President Trump recently asked if we could nuke hurricanes. That question is normally reserved for: Sharknado 10 script meetings or when one is high as a kite watching the Weather Channel. But did you know that the idea was first mentioned back in 1959 at the Second Plowshare Symposium? By actual, well-respected scientists? Hey, I’m not a Trump guy, but I respect the out-of-the-box thinking, and I kind of get it. I mental masturbate about what I’d do if I won the lottery. Thank goodness, though, that we live in an anayltical world, in which scenarios can be debunked with numbers. The National Oceanic & Atmospheric Administration states that the energy needed to modify a hurricane “doesn’t seem promising.” “A fully developed hurrican releases the equivalent of a 10-megaton nuclear bomb exploding every 20 minutes.” For perspective, the bomb dropped on Hiroshima was over 600 times smaller, so around 2,000 of those would need to be dropped every hour. As Science Alert stated, “we would need to add more than half a billion tons of air….A nuke couldn’t do that.” Which brings me to Brock Burke of the Texas Rangers. Burke has been a hurricane since being called up on August 20th, annihilating both the Angels and White Sox. As a result, he’s been the most added player in ESPN leagues over the past week (30.2% – increase of 29.9%). Since we know that nukes cannot stop a hurricane, let’s see if the numbers illuminate anything.
Burke is 23 years old, 6′ 2″ 170 pounds, and throws from the left side. The arsenal consists of a 92 mph fastball, slider, and changeup. The Rays selected him in the third round of the 2014 MLB draft, where he pitched for five seasons. In December of 2018, Burke was traded to the Rangers. Since then, the rise has been meteoric. He pitched 82 innings in Class-A-Advanced, then 55 innings in Double-A. For the 2019 season, he pitched 4 innings in Rookie, 5 innings in Single-A, 45 innings in Double-A, 8 innings in Triple-A, and now 12 innings in the majors.
Throughout his minor league career, the K/9 has been all over the map, from a low of 5.98 to a high of 11.55. I’m just looking at stints in which he pitched 40+ innings. The walk rate has had a wide range as well, from 1.88 to 4.28. The one consistent quality has been the ability to induce ground balls and not allow home runs.
Let’s focus on the torrid start to his major league career.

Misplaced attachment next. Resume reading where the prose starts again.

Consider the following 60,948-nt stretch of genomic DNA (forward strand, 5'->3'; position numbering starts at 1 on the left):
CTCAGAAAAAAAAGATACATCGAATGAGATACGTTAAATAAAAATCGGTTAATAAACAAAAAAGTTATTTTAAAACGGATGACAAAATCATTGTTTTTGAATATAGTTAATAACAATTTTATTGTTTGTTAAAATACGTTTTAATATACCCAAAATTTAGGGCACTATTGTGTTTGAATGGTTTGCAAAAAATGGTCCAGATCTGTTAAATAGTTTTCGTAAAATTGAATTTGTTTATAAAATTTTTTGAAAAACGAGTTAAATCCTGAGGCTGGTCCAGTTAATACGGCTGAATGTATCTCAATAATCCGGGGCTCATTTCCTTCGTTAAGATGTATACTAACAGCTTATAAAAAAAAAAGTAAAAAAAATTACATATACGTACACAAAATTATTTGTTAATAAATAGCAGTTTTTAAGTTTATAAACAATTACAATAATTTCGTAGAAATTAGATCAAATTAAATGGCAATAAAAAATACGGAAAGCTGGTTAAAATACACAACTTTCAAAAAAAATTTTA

In 12 innings, he’s allowed 1 earned run, given up 6 hits, walked 5, and struck out 9. The K/9 is only 6.75, while the BB/9 is 3.75. The ground ball rate is 64.5%, but the strand rate is 92.3% and BABIP is .188. That 0.75 ERA you see? Hmmph, as the xFIP is 4.62.
Perusing the batted ball data, the GB/FB rate is 2.86 and the hard hit rate is only 31.3%. I told y’all he was good at getting ground balls.
Going over to the plate discipline numbers, the swinging strike rate is a paltry 7.3%, but the chase rate is 35.3%. The contact rates are high at 89.8% in the zone and 84.4% in general.
As for splits, he’s been much more effective against lefties, boasting a 25% strikeout rate, compared to 17.5% against righties. The xFIP against lefties is 6.20 and 4.43 against righties. Of course, the sample sizes are small, as he’s faced 40 righties and ony 8 lefties. We do the best with what we have.
I like that Burke doesn’t give up hard contact and limits the long ball, but he doesn’t miss bats. As a result, regression is coming once the BABIP normalizes. The strand rate will decrease. Correspondingly, so will the ERA.
Now, the schedule lines up in his favor, as the next two starts will likely come against the Mariners and Orioles. Both teams are in the top 5 when it comes to striking out against left-handed pitching. With that said, there are now two games worth of tape on Burke and he doesn’t miss bats. This hurricane has been devastating for his first two major league starts, but once it hits landfall, the system should dissipate and return to normalcy. TRASH